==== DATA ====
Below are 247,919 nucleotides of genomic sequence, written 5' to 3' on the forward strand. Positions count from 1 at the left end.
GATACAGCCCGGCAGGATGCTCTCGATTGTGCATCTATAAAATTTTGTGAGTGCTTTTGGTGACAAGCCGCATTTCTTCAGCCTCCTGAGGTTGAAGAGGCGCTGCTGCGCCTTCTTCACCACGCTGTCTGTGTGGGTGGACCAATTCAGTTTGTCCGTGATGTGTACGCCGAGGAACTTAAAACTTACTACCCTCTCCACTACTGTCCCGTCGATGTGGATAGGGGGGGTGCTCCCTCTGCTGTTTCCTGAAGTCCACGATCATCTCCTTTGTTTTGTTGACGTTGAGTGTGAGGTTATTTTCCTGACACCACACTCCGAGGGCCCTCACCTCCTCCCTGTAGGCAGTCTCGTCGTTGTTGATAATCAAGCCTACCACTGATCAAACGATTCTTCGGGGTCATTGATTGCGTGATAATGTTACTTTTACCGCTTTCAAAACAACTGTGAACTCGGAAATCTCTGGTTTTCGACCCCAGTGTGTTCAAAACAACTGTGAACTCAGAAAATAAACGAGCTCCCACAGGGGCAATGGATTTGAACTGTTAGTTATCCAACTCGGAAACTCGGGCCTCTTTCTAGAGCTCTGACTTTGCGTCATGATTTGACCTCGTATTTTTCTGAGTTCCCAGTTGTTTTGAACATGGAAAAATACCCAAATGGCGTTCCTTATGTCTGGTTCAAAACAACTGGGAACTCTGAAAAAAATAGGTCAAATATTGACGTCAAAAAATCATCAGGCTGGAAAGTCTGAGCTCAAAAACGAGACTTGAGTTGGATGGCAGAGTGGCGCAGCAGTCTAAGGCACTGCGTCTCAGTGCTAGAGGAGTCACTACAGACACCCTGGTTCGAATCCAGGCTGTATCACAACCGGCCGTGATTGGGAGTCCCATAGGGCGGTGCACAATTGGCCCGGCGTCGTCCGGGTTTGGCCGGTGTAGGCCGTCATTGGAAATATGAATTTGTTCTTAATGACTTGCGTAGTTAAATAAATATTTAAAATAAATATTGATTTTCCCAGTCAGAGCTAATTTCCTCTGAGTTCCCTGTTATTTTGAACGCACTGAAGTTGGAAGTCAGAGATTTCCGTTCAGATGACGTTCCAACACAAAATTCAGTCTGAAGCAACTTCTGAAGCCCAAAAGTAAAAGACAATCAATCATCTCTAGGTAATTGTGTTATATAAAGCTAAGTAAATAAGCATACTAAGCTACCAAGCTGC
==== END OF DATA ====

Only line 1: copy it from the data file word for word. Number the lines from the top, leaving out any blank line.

Below are 247,919 nucleotides of genomic sequence, written 5' to 3' on the forward strand. Positions count from 1 at the left end.